Sign Up & Profiles

Once you’ve settled on a service, you’ll have to make an account. As with any other website, I recommend you make use of an email aliasing service to create a unique email address for that account, a password manager to create a strong and unique password for said account, and enable two-factor authentication in the settings. This will make your account significantly harder to hack, make it harder for you to be traced across multiple other accounts, and allow you to more easily limit the damage from any sort of spam or compromise.

On that note, I strongly encourage using a unique username for every account, and this is no exception. Unless you’re trying to build a brand (for example, as a Twitch streamer), I don’t recommend being “nateb” on every account you have. One easy way to do this is by using your password manager’s passphrase generator option to generate random words and combine two or three of them to create random usernames. This, again, will make it harder (but not impossible) for a potential stalker to find you on other social media accounts. If the service you use requires a real name instead of a username, try to pick a nondescript or common name – such as “Nate B” instead of “Nate Bartram,” a middle name instead of a first name, or a nickname. This is especially important if you have a unique name or spelling that might make it easier to find you on other websites. In that case you may want to consider purposely spelling your name wrong to make it look more common; for example, “Alex” instead of “Alyx” or “Alecz.”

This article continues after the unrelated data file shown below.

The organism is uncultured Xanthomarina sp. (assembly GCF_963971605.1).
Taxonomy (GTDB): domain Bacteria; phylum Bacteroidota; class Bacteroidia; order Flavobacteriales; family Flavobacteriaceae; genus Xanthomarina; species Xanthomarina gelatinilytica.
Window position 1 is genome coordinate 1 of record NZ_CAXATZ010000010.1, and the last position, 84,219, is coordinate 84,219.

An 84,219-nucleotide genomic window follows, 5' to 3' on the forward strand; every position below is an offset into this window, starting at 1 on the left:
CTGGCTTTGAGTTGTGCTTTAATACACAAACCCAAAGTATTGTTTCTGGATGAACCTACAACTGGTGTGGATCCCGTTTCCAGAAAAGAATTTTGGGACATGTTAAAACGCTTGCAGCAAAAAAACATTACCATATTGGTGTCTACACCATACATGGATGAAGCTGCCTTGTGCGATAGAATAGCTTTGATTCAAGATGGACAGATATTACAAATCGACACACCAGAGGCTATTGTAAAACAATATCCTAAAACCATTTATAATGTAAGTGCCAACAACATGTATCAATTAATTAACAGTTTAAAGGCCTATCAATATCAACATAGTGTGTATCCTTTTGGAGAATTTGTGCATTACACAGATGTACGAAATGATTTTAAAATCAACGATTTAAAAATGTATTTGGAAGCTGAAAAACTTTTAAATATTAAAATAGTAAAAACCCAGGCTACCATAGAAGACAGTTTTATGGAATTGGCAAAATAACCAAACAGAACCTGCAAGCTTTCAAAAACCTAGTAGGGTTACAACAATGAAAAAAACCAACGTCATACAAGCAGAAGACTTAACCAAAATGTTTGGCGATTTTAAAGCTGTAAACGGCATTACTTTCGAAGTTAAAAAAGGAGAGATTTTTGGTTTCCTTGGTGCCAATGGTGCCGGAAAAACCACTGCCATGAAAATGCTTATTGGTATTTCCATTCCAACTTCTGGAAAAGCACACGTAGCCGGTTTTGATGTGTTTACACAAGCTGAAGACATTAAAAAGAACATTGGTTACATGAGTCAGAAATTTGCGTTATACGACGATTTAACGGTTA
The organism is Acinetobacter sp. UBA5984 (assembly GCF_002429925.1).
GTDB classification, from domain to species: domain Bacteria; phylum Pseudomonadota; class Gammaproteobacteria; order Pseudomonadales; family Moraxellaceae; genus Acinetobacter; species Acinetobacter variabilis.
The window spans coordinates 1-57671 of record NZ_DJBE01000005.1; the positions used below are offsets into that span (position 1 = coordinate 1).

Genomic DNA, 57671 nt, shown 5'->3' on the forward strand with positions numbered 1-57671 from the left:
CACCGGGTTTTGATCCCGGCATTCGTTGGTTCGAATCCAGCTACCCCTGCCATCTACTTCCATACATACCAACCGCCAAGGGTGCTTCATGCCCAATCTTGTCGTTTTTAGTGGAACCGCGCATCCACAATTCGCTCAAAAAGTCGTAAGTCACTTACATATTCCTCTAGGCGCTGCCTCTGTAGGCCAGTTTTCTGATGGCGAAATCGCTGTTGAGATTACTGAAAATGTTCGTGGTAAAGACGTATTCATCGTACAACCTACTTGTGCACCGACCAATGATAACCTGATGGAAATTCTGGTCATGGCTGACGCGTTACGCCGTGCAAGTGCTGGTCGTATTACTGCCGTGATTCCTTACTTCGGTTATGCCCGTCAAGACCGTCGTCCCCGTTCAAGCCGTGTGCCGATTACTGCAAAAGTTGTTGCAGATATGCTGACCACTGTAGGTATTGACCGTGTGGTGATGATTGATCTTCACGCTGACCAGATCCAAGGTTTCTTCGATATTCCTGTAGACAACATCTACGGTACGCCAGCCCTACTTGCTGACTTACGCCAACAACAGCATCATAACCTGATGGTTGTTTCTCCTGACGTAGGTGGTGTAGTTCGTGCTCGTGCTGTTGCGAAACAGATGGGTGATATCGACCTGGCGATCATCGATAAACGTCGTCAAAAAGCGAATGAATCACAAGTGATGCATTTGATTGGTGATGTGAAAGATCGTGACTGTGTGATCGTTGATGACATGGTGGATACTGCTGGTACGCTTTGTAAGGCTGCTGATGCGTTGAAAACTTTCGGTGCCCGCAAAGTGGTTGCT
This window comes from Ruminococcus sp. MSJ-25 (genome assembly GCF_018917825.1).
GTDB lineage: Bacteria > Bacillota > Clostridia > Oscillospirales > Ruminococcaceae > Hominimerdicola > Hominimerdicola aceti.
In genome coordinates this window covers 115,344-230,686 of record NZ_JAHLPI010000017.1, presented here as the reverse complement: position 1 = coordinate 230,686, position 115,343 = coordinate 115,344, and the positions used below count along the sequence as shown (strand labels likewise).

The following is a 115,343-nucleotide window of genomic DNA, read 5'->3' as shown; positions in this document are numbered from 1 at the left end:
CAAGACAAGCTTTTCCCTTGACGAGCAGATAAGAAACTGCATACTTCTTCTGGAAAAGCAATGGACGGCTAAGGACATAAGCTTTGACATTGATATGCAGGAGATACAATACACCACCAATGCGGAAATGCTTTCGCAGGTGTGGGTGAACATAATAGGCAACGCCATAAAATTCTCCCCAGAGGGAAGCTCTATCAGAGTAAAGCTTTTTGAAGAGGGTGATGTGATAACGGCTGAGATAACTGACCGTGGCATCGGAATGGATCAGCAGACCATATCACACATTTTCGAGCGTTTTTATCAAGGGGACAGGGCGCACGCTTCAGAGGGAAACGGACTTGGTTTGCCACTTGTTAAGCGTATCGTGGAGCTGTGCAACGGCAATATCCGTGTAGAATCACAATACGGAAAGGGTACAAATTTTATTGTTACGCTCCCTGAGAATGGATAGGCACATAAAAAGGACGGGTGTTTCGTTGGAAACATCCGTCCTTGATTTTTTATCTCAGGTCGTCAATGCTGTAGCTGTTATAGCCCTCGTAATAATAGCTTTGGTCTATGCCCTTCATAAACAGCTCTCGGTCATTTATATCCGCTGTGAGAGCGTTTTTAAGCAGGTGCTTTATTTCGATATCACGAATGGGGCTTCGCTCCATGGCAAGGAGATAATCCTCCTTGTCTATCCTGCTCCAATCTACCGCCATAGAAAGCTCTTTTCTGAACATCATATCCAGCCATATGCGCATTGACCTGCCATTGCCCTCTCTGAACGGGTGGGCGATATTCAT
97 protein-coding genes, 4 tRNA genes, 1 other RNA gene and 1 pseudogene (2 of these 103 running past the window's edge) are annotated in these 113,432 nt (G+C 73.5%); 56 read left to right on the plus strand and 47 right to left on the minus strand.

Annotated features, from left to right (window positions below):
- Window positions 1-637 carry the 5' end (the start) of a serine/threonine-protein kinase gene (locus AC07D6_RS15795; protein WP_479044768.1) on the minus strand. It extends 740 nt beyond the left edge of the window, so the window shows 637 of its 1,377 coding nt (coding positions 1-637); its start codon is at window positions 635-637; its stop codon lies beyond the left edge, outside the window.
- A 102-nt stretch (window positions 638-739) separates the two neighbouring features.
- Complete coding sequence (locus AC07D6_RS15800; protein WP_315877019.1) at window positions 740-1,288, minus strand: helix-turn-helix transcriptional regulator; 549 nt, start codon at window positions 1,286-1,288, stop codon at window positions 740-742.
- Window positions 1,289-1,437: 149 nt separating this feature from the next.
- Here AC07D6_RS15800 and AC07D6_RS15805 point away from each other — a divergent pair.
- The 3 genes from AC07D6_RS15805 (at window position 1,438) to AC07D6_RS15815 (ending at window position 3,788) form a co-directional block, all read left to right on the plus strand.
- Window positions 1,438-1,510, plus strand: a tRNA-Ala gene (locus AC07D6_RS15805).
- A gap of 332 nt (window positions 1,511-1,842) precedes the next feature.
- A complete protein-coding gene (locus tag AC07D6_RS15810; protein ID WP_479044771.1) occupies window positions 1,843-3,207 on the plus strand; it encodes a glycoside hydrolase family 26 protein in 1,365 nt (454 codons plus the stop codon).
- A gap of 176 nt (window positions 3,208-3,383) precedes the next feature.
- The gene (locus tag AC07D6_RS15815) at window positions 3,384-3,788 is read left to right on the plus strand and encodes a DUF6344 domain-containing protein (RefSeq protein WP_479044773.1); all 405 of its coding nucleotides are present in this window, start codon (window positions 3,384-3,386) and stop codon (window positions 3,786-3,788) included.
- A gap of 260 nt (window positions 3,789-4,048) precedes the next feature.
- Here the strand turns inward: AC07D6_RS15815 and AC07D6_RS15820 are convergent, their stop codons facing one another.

Finally, after you sign up for an account, be cautious what information you fill out on your profile. I do believe you should volunteer some information to get to know you – after all, you’re trying to find someone you have chemistry with, right? – but there’s no need to overshare. “I have a four-year degree and work in marketing” is plenty of information. There’s no need to list the school or company you work for, you can share that at a later time if you feel comfortable. This also extends to your settings: check your privacy settings in particular to see what options you have over who can see your profile, photos, and posts. Some sites may limit your profile to only people who are signed in, local, or you’ve friended. These are great ways to not only avoid people you’re not interested in (such as long-distance relationships) but also to limit your personal information and protect your privacy a little better.